I am making progress on my WIP, but only 500-800 words a day. The main problem? I get sidetracked by all of the lovely, lovely research materials there are available online.

Do I need to know what was inside a Regency-era Lady's bedroom? Three hours down the drain reading about Brussels carpeting and the history of beds from "on the floor", to "on ropes with a wooden frame", to luxurious wooden cabinets, to carved four posters with heavy damask drapery, to lighter carved wood with washable embroidered linen curtains (ding,ding,ding--that last one, that's the one in the Regency bedroom)....and then, of course, all the other furniture too. I lied, it wasn't only three hours, it was most of a day. ::)

I won't even start on all of the wonderful blogs and pages out there full of everything I could ever need to know about Regency times. Why I feel I need to read them all BEFORE I write anything (especially since I already have a pretty good grasp of the time period to begin with) I don't know. :-\

I have characters swapping bodies, so of course I need to research if any type of witchery or spells exist to do that (don't want to torque off any witches by getting it wrong). Which leads to reading all about astral projection, and the body-mind-soul connection, etc., etc.

And looking up body-swapping leads to pages about cliches in body-swapping fiction and movies, which leads to the original novel that all such movies and books are based on, "Vice Versa or A Lesson to Fathers" by F. Anstey, written in 1882. So, of course I must download that off of Amazon and I'm going to have to read that this afternoon and evening. :p And the English major in me says to myself, "Self, surely that book wasn't written in a vacuum, surely it must have been based on some folk tales or fairy tales or other such things that involved body-switching...and you know you need to research those, too!" ;D

Arrgggghhhh!!!

All of this "researching", beyond a very minimum amount, is just a fancy way of saying "goofing off not writing." Right? I mean, I've never tried to write a novel before, so I don't know if I'm doing it the right way or the wrong way. I know "researching" is a lot of fun, and it leads to some great ideas...but it also distracts me from time I could spend buckling down and getting words put on a page.

Does anyone else have this problem? How do you handle it? Do you think it is a problem?
There's "feeling of authenticity" and there's writing a text book lol. The novel I'm working on is partly set in England 1000 years ago. A guy in my writing group, who seems to have encyclopedic knowledge of everything, read it and pointed out the correct name of the currency they used then. Also pointed out there were no potatoes there at the time.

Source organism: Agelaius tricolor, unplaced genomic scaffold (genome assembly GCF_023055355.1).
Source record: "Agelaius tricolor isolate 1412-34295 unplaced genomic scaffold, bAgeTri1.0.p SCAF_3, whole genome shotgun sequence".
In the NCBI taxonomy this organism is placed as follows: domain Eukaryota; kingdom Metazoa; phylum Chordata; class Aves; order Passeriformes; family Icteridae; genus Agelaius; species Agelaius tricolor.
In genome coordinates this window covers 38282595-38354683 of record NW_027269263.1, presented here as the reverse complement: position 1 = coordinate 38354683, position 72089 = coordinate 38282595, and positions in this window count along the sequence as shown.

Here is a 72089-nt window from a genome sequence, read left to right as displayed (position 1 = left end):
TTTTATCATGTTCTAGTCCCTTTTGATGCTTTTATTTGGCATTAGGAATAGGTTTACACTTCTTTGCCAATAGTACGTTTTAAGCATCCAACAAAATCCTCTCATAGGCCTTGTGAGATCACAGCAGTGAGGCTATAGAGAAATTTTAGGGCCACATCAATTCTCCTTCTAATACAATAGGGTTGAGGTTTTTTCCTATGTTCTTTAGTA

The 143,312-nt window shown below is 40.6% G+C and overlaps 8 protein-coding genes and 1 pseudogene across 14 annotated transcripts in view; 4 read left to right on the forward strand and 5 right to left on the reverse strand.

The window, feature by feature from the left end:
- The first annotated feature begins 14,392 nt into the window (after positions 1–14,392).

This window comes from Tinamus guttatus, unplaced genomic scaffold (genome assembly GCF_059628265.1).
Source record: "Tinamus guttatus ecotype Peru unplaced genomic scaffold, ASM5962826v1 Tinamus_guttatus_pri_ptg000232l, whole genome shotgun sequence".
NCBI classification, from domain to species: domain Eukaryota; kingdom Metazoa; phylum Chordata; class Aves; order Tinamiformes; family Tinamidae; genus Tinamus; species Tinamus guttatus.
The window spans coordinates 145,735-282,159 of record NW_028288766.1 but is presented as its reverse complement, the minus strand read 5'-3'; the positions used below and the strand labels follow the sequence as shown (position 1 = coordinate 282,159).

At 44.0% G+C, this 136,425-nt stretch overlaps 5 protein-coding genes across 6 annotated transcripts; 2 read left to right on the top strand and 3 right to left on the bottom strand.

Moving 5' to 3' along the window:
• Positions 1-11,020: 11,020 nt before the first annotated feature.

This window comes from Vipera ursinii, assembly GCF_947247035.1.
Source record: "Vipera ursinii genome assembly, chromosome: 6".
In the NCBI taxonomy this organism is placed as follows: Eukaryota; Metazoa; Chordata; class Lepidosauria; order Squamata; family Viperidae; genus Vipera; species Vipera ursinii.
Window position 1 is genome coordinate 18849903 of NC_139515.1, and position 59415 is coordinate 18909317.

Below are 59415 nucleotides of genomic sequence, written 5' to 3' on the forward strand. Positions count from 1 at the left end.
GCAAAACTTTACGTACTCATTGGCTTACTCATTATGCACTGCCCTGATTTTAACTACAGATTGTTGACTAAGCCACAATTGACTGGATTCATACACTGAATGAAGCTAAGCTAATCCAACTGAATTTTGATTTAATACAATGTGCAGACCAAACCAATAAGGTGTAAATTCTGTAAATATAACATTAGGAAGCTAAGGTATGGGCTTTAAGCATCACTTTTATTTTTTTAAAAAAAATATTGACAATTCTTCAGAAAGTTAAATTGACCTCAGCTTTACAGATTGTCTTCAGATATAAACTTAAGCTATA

The potato I might sacrifice, but as far as money goes, I'm just going to say "silver pieces" or "gold pieces". Some details just aren't that important.
 

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I was reading "Hideaway" by Dean Koontz, and wondered what other people thought so I looked up the zon reviews. Seems some others didn't like his research on architecture.

Lesson learned: use research sparingly, and only to advance character or plot.
 
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I've done research on many subjects I've written about. The thing is that I finally have a formula for using it more effectively.

I started out by putting in too many details I read about, but that slows the story down since the story isn't about Byzantine porta potties. So when I included minutia that I didn't include for every item, the question became why? If the porta potty is haunted by the ghost of an artisan and it connects all the way through the story, then fine. If not, you shouldn't treat it any more specially than they keyboard, the lamp, the TV, or the kitty .... oh, well, no, you have to spend at last ten pages describing felines including any recent photos and videos you might have taken, but that's the exception and the rule. 

Personally, what I do now is do the research to make myself feel comfortable about the item or subject. This way, I don't have to stop and wonder if the protagonist could actually pull down a zipper since I know that zippers were invented in the time the story takes place.

For me, it's more about the flow.



 

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Lesson learned: use research sparingly, and only to advance character or plot.
Well, it depends on the book and the genre. If you're writing a serious historical novel, you had best do tons of research, and try to make it right to the best of your ability. A historical romance can be less loaded with details (depending on whether it's a "wallpaper" historical or not), but still, if you get your facts wrong, some readers will let you know. I agree that it's generally not a good idea to drop in paragraph after paragraph of facts unrelated to the plot, but some genres don't really allow you to "use research sparingly," either.
 

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I am possibly guilty of over-researching, but I like to feel confident that I have all the various details right and so much of my research takes place before I write much of the story.

Right now I am dealing with a Prehistorical period in which new discoveries recently made change our time worn and inaccurate knowledge base. I'd rather err with too much rather than too little research.